Karabell makes the argument that the U.S. would use the borrowed money to retrain our workforce and rebuild our infrastructure. That may be the case, but to fully upgrade our infrastructure (not including pie in the sky green energy items) would cost about $2T. I believe the last stimulus only applied to a small portion of what is needed, so the infrastructure idea Karabell had does not pan out in my book. Plus, there is no return on infrastructure immediately. Over time yes because it makes commerce easier, but that takes time. He also made the case that China and India are flush with cash and building their infrastructure now. He also indicated that since the U.S. is so stable excess cash will end up here, which is reasonable to assume, for now.

What he failed to address is the fact that the money they are flush with is ours from them exporting goods to us. Because they have such huge exports to the U.S. we have a trade deficit with them and they need to buy our debt to balance it out. It is a case of vendor financing and all vendor financing ends up with someone getting hurt. Guess who in our case? The point I am making is that the Chinese and Indians will buy our debt now because treasuries are going up in value (thank you, deflation), but how long will that continue for? Not only that, but if China un-pegs their currency from ours it will appreciate and their treasury holding, in RMB terms, will decline. Why would one invest in treasuries if your currency is rising and the country you are loaning money to has a declining currency. You wouldn’t do that.

Essentially, all gravy trains end and there is a limit to how much a country can borrow. Consider that the U.S. has implicit guarantees on not only our debt, but also on banks, insurance companies and the mother of all bad investments, the GSEs. Oh, and if you ever expect to see GM pay back the money they got, well, I wouldn’t hold my breath on that one. All of those guarantees are about $23T, not including the national debt and the entitlement guarantees we have. Again, my point is the limit to what the market will allow a country to borrow cannot be far off. At the very least we will need to pay a greater risk premium on our debt which means the interest rates on our government bonds will detach from where the Fed sets them at and go through the roof.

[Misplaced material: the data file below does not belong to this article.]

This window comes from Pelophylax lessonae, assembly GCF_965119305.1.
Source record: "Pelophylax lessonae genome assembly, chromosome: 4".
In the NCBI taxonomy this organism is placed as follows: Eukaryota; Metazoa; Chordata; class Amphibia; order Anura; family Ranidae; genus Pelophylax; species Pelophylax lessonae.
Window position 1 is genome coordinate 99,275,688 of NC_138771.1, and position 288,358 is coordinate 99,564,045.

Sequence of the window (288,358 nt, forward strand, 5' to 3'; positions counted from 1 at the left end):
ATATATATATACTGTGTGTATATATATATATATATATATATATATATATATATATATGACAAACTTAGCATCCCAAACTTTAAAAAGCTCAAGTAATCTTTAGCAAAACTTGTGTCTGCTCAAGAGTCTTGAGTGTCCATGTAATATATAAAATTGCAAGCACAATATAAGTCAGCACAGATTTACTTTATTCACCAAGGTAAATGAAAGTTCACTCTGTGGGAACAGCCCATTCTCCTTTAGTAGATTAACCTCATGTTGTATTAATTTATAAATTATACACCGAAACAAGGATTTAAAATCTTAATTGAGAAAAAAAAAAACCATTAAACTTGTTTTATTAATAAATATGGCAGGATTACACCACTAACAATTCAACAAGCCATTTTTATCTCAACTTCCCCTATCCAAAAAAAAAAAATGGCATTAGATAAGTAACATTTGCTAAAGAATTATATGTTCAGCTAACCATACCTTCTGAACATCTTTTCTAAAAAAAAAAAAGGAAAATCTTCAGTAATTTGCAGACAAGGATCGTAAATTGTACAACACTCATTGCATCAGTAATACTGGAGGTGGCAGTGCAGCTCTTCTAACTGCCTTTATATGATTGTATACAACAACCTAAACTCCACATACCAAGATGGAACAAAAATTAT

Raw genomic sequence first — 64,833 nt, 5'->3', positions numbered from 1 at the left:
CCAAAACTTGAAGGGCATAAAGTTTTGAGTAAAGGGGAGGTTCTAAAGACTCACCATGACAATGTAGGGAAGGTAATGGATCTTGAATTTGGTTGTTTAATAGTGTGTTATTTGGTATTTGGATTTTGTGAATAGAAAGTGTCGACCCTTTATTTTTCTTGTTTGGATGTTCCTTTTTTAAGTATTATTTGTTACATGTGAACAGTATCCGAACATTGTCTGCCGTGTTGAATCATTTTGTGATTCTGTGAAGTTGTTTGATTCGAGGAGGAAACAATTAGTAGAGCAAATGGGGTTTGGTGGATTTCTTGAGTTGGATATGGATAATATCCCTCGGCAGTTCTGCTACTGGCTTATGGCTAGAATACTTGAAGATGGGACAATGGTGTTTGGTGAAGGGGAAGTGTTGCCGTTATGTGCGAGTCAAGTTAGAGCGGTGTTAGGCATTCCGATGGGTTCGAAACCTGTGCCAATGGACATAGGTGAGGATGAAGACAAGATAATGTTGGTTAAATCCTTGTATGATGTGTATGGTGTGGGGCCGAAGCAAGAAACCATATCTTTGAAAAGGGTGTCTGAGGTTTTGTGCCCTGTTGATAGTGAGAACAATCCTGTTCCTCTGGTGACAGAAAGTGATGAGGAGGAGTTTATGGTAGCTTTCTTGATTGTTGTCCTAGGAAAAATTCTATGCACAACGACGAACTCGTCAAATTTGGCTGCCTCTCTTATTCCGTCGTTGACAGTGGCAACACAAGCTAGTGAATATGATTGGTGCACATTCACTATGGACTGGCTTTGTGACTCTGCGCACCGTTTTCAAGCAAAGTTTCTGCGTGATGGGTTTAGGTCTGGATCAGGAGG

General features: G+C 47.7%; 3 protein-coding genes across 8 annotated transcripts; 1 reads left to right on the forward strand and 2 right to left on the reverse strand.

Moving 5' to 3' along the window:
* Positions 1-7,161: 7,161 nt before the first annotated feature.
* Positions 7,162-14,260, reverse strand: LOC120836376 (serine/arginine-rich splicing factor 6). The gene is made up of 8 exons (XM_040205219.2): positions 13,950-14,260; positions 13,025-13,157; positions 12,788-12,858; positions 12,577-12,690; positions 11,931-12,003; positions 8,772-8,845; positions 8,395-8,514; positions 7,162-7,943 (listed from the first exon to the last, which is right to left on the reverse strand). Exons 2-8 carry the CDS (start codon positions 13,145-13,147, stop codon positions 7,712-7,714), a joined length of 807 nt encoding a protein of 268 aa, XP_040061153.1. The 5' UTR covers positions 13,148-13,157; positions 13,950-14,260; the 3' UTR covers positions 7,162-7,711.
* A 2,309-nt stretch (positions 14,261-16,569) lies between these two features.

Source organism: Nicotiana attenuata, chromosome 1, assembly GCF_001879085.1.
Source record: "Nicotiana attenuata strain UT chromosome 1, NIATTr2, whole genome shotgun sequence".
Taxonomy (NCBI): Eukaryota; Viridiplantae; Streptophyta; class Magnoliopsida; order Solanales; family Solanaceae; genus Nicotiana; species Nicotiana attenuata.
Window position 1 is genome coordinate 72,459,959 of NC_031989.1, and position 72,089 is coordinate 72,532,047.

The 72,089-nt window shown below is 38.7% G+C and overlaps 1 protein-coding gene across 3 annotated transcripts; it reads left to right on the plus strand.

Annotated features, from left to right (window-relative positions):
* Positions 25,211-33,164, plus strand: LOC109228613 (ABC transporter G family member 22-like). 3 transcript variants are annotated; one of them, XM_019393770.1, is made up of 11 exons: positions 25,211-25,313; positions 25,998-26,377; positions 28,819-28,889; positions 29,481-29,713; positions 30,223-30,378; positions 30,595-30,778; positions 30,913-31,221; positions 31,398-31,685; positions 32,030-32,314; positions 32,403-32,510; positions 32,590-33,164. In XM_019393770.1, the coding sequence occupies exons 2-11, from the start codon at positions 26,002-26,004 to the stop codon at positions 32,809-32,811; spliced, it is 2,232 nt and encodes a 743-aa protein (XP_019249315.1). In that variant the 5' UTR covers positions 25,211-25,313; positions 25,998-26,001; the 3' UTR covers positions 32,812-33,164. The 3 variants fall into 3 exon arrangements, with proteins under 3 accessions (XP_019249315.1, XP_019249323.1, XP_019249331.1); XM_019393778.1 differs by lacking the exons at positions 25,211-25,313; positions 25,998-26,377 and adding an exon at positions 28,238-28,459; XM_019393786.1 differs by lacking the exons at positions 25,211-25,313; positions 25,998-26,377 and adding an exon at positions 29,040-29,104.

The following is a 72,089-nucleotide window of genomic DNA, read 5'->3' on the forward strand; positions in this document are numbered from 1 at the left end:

I get what Karabell is saying, but he is speaking in the here and now which is suicide when talking about so much money. You must look forward in order to see the real problems and it is kind of crazy to think that all this borrowing will go towards retraining the people and vastly improving our infrastructure. The government is the worst at spending money efficiently and much of that money goes to wasteful projects like DNA research on bears in Montana. No offense to bears, but I just do not care about their DNA. On top of all that, who knows if we will actually emerge from this downturn. Sorry, I do not buy an inventory rebuild as a real economic recovery. If we do not exit this thing in the next 10 months our problems will be bigger than we think.

On top of all of this there is the whole impact to our currency, which is not good. The more debt we issue the more we dilute our currency and at some point the world will demand some type of other reserve currency. It is even being talked about now. If we lose our reserve currency status we are in a heap of trouble though I know that could ‘never happen.’ All of these problems, or these potential problems, lead me to a couple of conclusions (aside from the fact that bulls will spin even really dangerous debt problems positively). 1) Precious metals are cheap and 2) The Fed will never raise the Funds rate to a reasonable level again.